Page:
The Gardiner-Cook and Smith-Simpson changeovers were made after 10 laps, as the pit window opened, but leader Osborne - with a 10 second advantage over Russell, but anxious to be able to expunge his extra 20 seconds for Snetterton’s victory - dropped his Jaguar over the rise approaching Coppice and was beached in the gravel. A large green four-wheel-drive vehicle was summoned to lug it out, under a full-course caution which (with Martin Richardson’s MGB already stopped awkwardly) lasted five laps. Steve resumed, his victory speech torn up.

Russell made his mandatory stop during the safety car interlude, which did not hinder Cook. With five cars between them, Josh pounced when the track went green, seizing the advantage decisively. Single syllable trio Wos, Dod and Ham led the chase, clear of Simpson, Ross-Jones and Griffiths in the sole Healey. Dod briefly usurped Wos before retiring, but as Cook left Russell behind - he finished 28 seconds clear - Simpson continued his rise, picking off the Sabre to net third, a lap behind Russell.

Ham, class winners Wos and Sam Smith, anchoring Mark Cousins’ Elan, completed the top six, pursued by Ross-Jones, Linley/Griffiths, Julian Shovlin (Cortina) and Campbell/Ben Ferguson (TR4). Martin beat Lambert by 0.615s for divisional honours. The Pugh/Parsons Mini was on their heels, two seconds ahead of recovering rivals the Nairns. Ward/Ward reversed the TVR Grantura practice order, while Elbrow commanded the big blue battleship Belvedere to the chequer 21st, where they started. Cook set fastest lap of 2m07.540s (70.20mph) two from home.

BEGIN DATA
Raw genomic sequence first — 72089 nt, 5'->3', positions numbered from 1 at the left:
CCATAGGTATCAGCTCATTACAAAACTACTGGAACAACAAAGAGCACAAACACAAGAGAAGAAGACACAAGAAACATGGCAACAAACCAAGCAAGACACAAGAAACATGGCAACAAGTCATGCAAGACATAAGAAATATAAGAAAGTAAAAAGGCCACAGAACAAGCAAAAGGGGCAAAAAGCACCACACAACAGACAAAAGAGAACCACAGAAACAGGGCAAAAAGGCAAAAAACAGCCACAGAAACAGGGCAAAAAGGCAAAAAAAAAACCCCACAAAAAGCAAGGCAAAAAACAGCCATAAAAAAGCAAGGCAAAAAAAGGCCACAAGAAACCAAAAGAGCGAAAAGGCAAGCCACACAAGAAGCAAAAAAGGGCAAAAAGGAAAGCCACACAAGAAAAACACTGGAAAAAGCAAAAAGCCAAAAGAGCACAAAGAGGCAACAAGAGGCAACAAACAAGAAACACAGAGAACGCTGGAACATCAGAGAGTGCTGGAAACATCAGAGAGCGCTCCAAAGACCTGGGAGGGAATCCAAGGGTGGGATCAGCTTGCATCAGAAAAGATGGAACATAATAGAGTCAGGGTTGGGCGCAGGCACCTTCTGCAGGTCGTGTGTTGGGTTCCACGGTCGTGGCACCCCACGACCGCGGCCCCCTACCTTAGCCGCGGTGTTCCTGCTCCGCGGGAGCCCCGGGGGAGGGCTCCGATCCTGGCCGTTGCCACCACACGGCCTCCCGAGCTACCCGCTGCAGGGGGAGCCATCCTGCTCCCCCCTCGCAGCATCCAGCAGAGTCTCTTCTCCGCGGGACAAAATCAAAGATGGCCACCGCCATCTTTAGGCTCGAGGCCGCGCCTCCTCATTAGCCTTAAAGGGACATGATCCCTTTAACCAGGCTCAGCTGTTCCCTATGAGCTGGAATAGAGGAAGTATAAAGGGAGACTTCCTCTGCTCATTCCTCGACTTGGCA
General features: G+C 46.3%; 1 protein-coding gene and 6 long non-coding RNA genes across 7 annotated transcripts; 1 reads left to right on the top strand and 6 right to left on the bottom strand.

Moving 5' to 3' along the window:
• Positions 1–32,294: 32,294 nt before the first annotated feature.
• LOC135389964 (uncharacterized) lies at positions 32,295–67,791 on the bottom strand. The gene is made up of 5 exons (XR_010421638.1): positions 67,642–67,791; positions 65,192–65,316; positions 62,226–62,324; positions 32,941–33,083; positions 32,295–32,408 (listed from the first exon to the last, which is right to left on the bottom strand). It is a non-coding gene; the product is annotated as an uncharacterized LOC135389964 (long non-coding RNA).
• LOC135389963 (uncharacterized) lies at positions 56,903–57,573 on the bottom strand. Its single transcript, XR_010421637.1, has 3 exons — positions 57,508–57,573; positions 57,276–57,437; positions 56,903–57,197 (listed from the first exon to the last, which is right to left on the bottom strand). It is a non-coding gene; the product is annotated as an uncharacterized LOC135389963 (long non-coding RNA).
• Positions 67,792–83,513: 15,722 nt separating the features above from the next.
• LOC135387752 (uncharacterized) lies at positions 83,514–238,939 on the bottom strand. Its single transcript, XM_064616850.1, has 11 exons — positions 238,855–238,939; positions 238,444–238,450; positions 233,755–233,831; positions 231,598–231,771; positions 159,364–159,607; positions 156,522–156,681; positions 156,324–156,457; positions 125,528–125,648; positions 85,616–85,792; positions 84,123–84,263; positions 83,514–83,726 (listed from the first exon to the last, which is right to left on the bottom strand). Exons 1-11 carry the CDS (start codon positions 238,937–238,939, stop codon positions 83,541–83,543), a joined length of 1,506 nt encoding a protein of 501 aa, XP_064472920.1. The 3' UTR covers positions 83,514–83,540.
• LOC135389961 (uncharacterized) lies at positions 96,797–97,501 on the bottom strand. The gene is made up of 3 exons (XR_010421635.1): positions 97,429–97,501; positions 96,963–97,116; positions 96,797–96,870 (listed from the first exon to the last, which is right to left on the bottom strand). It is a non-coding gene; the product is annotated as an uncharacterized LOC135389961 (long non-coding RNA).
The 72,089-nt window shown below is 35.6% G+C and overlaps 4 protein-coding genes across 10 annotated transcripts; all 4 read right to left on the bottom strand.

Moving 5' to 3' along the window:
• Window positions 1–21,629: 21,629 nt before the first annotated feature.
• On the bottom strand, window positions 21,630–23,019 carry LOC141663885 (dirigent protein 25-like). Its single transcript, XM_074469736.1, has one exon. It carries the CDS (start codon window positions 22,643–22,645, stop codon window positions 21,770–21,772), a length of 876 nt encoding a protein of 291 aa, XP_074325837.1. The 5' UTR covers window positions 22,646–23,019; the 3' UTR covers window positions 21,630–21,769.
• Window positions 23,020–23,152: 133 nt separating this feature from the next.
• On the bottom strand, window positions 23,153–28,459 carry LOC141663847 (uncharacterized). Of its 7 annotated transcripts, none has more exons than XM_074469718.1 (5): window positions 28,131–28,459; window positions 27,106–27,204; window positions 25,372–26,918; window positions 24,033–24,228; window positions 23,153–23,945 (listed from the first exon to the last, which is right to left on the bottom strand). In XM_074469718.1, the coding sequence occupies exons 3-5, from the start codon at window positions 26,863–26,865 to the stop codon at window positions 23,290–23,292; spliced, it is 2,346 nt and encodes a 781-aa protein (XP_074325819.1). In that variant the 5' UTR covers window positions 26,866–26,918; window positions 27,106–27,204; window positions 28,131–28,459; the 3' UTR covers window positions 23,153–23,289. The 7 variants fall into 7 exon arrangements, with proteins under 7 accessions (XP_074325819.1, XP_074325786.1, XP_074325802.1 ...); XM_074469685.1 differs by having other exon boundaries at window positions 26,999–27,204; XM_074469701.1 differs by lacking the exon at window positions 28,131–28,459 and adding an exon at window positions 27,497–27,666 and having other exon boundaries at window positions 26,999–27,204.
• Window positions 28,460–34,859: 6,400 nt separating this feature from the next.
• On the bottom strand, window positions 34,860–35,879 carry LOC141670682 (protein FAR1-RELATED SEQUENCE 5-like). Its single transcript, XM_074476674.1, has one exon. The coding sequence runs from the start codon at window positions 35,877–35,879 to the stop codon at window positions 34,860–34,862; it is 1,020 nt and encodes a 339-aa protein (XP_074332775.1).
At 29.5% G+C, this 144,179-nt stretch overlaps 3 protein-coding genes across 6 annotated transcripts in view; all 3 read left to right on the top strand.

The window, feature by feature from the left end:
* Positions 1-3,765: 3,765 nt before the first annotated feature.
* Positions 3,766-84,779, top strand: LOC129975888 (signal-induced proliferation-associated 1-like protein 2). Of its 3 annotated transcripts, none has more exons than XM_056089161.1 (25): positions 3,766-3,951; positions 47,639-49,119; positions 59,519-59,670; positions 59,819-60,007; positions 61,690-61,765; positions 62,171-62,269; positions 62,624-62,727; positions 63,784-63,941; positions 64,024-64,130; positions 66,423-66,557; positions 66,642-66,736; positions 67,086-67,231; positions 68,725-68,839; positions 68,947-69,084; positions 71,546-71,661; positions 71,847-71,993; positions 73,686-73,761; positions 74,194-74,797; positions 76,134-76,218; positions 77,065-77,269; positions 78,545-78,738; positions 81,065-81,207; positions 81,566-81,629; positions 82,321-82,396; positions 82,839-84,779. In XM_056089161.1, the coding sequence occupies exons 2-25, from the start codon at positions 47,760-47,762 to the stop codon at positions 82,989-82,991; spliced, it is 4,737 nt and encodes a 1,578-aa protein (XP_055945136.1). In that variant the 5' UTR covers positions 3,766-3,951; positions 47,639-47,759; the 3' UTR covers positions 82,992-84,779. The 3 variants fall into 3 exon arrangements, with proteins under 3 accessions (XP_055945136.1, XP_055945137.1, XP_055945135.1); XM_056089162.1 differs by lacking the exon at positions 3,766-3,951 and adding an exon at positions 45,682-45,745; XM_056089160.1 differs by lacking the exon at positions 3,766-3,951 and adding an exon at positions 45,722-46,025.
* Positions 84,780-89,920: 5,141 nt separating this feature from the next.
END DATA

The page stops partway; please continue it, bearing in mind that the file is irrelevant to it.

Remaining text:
Lincolnshire’s Tom Barley sprang a surprise in Modern Classics qualifying, the second generation racer seizing pole in his BMW 328i E36 with 1:58.895 (75.31mph), the only combo inside two minutes. Supported by father Andrew - who, with his late brother Tony, was a keen Formula Fordster in the late 1970s - Barley outran Alex Taylor (TVR Tuscan Challenge) by more than two seconds in a treacherously slippery session. Charlie and Zak Fulk in the best of seven Porsche Boxster S's took third by a whisker from Tom Mensley (M3 E36 Evo), with Tony and Aston Blake fifth in their Tuscan Challenge car.

Ryan Charters (Boxster), Australian Dave Griffin (Diet Coke tribute M3 E36) and Adrian Clark (Porsche 928 GTS Cup) were next up, ahead of Tom Robinson’s Jaguar XK8. Aidan Farrell/David Whelan (Porsche 993 RSR Cup) sat 10th, with Alan Drain (Boxster, having survived a kiss from Mark Alexander-Williams’ Citroen Saxo, which came off considerably worse), David Sharp (Lotus Elise S1) and Miles Masaratis Porsche 964 Turbo within half a second.